The collection starts with a simple fascination to the work of Katrien de Blauwer – a collage artist from Ronse, Belgium. There is a cinematic quality to de Blauwer’s work. Beautifully composed, we see shards of images and part of stories brought together into a compelling visual metaphor - as though they are enacting scenes from the past. Part abstract, part figurative, de Blauwer’s work evokes a sense of stillness that of a film noir, which sets the tone for the whole collection.
We started looking more closely into the era and found that the rise of this classic genre coincide with the World War II. Turning our eye from screen to reality, we learned that millions of women were encouraged to work in industry and take over jobs previously done by men. Fashion was a large aspect of their lifestyle that had to be changed. It was during this time that women were seen donning overalls and workpants. Despite the industrious works, there were still feminine qualities to the way they dressed.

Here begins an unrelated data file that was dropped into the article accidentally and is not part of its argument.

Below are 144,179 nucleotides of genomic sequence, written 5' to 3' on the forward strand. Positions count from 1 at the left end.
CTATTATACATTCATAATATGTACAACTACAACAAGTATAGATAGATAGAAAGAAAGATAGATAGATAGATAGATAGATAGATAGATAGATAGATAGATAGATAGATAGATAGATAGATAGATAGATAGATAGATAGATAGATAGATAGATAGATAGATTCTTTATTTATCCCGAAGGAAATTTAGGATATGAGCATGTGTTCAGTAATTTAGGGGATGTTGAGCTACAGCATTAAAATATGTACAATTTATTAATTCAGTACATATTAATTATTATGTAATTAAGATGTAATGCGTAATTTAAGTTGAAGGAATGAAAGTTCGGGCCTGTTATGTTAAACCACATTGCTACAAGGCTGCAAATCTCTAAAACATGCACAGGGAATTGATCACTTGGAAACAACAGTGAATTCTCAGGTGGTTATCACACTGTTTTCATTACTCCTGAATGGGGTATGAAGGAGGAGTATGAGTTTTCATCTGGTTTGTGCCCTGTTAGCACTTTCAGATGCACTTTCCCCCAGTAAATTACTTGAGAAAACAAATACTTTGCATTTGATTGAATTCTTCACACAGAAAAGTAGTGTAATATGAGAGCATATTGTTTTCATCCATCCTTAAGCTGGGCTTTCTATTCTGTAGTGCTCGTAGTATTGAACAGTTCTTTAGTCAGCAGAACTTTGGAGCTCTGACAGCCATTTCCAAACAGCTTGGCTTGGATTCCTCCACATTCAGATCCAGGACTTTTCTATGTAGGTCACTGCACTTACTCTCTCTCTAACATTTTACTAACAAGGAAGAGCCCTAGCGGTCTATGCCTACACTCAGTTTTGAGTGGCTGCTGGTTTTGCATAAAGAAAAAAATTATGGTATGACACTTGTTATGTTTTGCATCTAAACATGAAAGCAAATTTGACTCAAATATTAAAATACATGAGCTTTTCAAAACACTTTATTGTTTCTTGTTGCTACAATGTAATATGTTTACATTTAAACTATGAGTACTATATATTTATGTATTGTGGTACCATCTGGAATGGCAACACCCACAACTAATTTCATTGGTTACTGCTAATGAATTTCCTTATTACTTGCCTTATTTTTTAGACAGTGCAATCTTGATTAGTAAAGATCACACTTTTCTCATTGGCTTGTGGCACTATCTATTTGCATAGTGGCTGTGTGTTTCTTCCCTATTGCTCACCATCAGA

The silhouettes within the SS18 collection are a reminiscent of the era, adjusted to fit the modern daywear. The focus on this collection are the pants. Women who wore pants had previously been considered offensive even criminal, up until this era when pants are no longer considered as restricted to men. Details like notch lapels and puffed sleeves provide a feminine touch to the range of shirt and shirt dress. The collection is tailored to address a personal sense of comfort and efficiency, not to glamour.
The SS18 collection also echoes the peculiar spirit behind Katrien de Blauwer’s work. For Katrien de Blauwer, who is known for being a photographer without camera, her work revolves around forgotten photographs. She would take them and create a collage that creates a whole new narrative from images that are close to destruction. We interpret our Spring/Summer 2018 collection as having similarity to this. This season, we took materials from past collections to create a whole new narrative using fabrics that are otherwise considered residual. All supporting materials are also sourced from markets that sells 'left over' export fabrics, which would otherwise be 'forgotten'. We believe this as a small step towards a sustainable future.
Click here to shop ZHETTOVA Studio SS18 collection.